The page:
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    ABSTRACT: The cellular and molecular pathways that regulate platelet activation, blood coagulation, and inflammation are emerging as critical players in cancer progression and metastasis. Here, we demonstrate a novel signaling mechanism whereby protease-activated receptor 1 (PAR1) mediates expression of melanoma cell adhesion molecule MCAM/MUC18 (MUC18), a critical marker of melanoma metastasis, via activation of platelet-activating factor receptor (PAFR) and cAMP-responsive element-binding protein (CREB). We found that PAR1 silencing with small hairpin RNA inhibits MUC18 expression in metastatic melanoma cells by inhibiting CREB phosphorylation, activity, and binding to the MUC18 promoter. We further demonstrate that the PAF/PAFR pathway mediates MUC18 expression downstream of PAR1. Indeed, PAR1 silencing down-regulates PAFR expression and PAF production, PAFR silencing blocks MUC18 expression, and re-expression of PAFR in PAR1-silenced cells rescues MUC18 expression. We further demonstrate that the PAR1-PAFR-MUC18 pathway mediates melanoma cell adhesion to microvascular endothelial cells, transendothelial migration, and metastatic retention in the lungs. Rescuing PAFR expression in PAR1-silenced cells fully restores metastatic phenotype of melanoma, indicating that PAFR plays critical role in the molecular mechanism of PAR1 action. Our results link the two pro-inflammatory G-protein-coupled receptors, PAR1 and PAFR, with the metastatic dissemination of melanoma and suggest that PAR1, PAFR, and MUC18 are attractive therapeutic targets for preventing melanoma metastasis.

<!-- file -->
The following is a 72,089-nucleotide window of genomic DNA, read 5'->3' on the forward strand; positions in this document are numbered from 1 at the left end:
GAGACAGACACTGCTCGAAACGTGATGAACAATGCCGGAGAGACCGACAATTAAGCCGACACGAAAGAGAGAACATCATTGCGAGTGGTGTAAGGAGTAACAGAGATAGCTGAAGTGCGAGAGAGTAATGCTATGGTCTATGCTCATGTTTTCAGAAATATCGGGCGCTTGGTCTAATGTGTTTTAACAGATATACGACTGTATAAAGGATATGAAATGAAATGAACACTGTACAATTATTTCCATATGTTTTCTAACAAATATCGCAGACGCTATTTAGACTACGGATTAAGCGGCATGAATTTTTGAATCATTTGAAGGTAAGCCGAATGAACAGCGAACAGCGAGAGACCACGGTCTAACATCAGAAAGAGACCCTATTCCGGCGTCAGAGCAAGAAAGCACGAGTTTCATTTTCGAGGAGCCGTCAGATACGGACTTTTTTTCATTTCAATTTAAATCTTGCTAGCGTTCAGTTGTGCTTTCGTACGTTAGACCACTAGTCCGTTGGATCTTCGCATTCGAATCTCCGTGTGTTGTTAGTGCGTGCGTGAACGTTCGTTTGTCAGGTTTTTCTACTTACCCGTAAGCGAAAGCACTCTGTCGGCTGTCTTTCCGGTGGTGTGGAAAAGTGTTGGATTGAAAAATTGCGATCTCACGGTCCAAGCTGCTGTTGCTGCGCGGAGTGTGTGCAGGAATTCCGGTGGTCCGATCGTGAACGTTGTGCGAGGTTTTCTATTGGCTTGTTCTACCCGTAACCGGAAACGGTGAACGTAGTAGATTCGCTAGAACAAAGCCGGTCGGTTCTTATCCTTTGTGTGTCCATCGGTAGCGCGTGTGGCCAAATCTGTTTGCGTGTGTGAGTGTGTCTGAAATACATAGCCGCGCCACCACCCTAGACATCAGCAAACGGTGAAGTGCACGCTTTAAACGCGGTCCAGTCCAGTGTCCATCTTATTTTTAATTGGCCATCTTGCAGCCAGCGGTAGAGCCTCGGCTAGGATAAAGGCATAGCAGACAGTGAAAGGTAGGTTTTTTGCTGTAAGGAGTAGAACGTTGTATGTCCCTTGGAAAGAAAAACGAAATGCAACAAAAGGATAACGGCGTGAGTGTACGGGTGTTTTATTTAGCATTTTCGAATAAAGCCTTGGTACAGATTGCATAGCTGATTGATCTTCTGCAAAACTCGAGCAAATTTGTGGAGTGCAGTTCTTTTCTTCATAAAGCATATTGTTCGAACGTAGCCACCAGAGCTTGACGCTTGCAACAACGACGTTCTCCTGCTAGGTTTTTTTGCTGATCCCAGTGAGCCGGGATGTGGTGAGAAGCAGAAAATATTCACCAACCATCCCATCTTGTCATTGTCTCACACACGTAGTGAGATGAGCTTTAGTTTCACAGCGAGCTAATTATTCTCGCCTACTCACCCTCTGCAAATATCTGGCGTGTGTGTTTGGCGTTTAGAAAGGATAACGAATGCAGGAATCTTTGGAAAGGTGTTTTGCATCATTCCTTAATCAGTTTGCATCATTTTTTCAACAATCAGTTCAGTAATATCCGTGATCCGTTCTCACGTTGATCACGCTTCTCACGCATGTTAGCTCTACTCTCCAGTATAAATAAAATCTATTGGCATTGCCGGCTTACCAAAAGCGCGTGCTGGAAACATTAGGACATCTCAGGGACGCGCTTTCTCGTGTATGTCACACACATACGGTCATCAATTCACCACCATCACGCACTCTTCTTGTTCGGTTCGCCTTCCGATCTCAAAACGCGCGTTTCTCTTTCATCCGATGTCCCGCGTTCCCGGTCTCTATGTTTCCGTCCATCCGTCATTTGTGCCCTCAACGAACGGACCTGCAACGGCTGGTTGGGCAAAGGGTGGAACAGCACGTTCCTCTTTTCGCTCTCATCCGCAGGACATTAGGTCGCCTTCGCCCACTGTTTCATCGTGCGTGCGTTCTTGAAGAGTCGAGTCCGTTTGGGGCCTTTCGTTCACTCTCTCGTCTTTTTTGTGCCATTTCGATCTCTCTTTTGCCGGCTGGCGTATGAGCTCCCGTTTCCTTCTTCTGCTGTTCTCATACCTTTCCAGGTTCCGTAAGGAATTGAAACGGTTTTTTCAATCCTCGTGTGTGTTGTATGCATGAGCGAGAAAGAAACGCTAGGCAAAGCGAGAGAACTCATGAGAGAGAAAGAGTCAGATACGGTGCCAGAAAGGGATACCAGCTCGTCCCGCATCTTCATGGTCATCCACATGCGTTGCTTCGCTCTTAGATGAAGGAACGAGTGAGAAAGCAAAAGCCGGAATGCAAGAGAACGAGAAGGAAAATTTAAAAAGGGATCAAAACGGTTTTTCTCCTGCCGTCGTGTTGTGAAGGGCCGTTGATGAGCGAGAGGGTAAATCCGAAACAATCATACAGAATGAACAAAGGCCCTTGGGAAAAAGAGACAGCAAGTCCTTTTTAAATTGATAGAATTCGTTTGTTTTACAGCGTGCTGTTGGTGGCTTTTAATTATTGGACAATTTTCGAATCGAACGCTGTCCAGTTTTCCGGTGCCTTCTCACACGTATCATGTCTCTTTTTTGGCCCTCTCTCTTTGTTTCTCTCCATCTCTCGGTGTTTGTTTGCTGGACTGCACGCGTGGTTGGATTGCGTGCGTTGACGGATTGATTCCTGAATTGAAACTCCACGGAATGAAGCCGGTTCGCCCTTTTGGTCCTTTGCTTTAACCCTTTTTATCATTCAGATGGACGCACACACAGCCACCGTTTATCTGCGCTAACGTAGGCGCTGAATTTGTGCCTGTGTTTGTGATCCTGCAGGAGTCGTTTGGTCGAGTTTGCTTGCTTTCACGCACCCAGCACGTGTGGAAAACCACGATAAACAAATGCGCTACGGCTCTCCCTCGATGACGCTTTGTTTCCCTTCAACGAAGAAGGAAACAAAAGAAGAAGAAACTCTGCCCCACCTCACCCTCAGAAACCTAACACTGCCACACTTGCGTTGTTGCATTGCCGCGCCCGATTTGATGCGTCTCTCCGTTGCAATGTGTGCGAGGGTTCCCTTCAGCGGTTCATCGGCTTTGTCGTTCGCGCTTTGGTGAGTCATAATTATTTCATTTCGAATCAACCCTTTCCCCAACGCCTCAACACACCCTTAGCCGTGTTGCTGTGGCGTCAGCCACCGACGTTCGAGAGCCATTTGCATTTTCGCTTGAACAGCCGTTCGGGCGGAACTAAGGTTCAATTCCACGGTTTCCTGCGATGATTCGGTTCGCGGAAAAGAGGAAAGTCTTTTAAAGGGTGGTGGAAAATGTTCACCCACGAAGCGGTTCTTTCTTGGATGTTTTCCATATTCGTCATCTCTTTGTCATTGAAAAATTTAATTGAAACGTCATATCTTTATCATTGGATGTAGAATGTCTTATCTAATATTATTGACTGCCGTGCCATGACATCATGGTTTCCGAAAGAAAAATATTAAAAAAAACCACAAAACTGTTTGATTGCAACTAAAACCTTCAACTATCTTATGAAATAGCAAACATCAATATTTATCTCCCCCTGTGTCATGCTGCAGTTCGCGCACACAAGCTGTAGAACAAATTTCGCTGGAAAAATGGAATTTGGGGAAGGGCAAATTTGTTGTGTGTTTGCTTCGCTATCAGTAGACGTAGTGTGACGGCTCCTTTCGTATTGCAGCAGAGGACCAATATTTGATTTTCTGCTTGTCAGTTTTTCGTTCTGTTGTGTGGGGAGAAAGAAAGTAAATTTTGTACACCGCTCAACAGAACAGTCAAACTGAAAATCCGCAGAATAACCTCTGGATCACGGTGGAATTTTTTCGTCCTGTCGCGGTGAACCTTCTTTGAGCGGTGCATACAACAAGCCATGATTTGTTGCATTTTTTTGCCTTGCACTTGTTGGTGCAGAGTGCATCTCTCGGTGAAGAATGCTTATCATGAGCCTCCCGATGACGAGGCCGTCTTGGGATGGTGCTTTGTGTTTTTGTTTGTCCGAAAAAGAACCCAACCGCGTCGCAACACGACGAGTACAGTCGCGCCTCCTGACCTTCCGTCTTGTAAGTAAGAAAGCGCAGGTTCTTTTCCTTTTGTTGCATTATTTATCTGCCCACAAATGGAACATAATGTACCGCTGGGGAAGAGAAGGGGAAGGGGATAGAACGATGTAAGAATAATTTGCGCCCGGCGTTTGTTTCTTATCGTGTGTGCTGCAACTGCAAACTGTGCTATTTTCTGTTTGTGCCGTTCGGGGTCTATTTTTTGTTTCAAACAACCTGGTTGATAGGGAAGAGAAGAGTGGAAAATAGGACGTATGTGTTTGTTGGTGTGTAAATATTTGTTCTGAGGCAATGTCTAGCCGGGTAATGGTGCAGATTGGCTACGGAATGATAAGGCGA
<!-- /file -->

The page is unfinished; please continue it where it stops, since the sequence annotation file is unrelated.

Journal of Biological Chemistry 10/2009; 284(42):28845-28855. · 4.65 Impact Factor